A few days later, Valeria comes into town once again with her two dour lawyers, and heads to the Mayor’s office, argues briefly with her again, then retires to the Rusty Dragon for the evening. A few hours later, Mayor Deverin closes down the office and walks home, whiles away the evening, then retires to bed. Darkness rolls in, and then a small noise heralds the cautious entry of mantis-masked assassins through a nearby bedroom window. They creep across the floor, line up their attacks, and slash at their target with vicious, sawtooth blades. She lets out an unladylike growl before reaching up for a chokeslam just as Balekh, Shayliss, and Veshenga come rushing into the room.

Flash back to earlier in the afternoon. Haggor adjusts the Hat of Disguise they’d borrowed from Taeva and carefully mimics a somewhat-disapproving Kendra Deverin. The illusory mayor then waits with Balekh in the mayor’s office while she finishes her day. Balekh casts invisibility on the Mayor and has her hurry to the guard station for protection in the evening. The illusory Mayor then walks home, trying very hard to not set off any red flags in the populace.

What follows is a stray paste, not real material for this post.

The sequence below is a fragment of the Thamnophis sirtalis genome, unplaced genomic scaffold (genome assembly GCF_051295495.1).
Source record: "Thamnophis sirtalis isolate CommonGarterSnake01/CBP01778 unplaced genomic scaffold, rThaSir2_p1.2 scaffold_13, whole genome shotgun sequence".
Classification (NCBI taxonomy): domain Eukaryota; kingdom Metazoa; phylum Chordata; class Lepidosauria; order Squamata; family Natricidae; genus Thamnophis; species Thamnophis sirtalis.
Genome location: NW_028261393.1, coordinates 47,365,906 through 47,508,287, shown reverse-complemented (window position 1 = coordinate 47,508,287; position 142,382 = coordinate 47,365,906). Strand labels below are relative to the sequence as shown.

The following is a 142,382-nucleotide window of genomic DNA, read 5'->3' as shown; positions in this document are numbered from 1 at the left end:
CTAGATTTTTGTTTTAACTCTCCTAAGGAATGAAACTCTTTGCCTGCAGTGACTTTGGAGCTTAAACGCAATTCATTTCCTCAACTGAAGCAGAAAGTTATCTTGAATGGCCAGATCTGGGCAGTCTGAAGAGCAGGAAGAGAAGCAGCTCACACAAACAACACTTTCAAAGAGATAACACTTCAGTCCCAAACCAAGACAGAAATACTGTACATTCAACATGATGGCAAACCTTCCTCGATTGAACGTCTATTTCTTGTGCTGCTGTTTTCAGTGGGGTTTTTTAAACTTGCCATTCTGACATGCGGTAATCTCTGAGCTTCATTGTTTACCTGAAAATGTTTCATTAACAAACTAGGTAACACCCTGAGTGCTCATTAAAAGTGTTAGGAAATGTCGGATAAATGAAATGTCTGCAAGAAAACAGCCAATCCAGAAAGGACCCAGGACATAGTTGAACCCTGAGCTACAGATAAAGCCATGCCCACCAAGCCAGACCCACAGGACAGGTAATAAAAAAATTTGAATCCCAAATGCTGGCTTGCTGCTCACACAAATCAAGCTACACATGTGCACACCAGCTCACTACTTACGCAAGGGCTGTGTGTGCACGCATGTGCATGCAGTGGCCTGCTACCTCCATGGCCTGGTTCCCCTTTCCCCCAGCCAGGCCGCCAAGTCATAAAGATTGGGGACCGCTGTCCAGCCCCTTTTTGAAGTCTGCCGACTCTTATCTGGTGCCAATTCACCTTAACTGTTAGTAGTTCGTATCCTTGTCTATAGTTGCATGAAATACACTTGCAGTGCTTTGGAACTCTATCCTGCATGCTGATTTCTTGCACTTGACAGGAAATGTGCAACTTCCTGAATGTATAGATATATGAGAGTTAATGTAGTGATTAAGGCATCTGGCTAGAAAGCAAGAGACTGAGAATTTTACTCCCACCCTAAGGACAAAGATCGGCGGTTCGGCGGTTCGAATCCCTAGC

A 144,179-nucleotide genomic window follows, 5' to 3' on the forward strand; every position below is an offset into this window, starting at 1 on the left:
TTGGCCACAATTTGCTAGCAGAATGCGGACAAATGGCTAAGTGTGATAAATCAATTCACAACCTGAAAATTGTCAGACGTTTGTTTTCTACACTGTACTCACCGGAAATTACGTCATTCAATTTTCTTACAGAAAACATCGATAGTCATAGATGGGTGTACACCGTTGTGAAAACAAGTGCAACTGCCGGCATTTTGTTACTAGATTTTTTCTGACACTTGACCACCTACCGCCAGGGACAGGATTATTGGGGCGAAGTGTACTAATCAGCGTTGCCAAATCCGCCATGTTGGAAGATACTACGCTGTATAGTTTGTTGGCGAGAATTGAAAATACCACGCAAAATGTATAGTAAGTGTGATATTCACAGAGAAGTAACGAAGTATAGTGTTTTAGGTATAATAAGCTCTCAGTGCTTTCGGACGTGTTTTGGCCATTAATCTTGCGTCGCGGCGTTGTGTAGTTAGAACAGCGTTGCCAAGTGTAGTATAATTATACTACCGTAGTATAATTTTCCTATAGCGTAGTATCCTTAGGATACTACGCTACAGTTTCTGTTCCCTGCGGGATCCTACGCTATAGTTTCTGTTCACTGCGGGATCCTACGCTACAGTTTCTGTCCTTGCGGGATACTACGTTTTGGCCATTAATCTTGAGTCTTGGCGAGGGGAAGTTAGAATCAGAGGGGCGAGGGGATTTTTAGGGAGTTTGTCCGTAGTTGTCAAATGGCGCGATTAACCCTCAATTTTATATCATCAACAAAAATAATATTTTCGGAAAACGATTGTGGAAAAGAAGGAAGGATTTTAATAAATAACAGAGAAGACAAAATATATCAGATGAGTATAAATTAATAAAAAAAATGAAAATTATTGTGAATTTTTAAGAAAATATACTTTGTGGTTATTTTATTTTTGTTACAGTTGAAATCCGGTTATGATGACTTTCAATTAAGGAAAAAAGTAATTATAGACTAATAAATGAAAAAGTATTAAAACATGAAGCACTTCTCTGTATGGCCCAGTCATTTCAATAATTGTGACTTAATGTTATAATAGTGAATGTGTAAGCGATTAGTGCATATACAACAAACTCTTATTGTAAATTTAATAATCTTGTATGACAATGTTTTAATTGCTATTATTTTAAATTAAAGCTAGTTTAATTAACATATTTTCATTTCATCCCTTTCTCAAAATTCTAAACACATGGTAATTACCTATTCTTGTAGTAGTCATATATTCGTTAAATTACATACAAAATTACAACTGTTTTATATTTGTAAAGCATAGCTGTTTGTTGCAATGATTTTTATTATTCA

Haggor doesn’t drop the illusion while pounding the mantis-faced assassins and bleeding on the bed, though, amused at the thought of improving the Mayor’s reputation if the assassins escape. That looks unlikely, however, as a fine red mist begins evaporating out of each of the wounds inflicted on the killers. The first assassin falls to the ground, perforated with arrows and spells, and he quickly billows into a cloud of foul red steam, leaving no body behind, and his equipment follows soon after. Half-afraid that these are vampire assassins, the party switches tactics and has Haggor restrain the remaining assassin, disarming him of his sawtooth blade and unmasking him to reveal one of the lawyers that had accompanied Valeria to town. The man regards them with the calculating expression of a hardened murderer, realizes that he has no hope of escape, and, himself, erupts into a mist.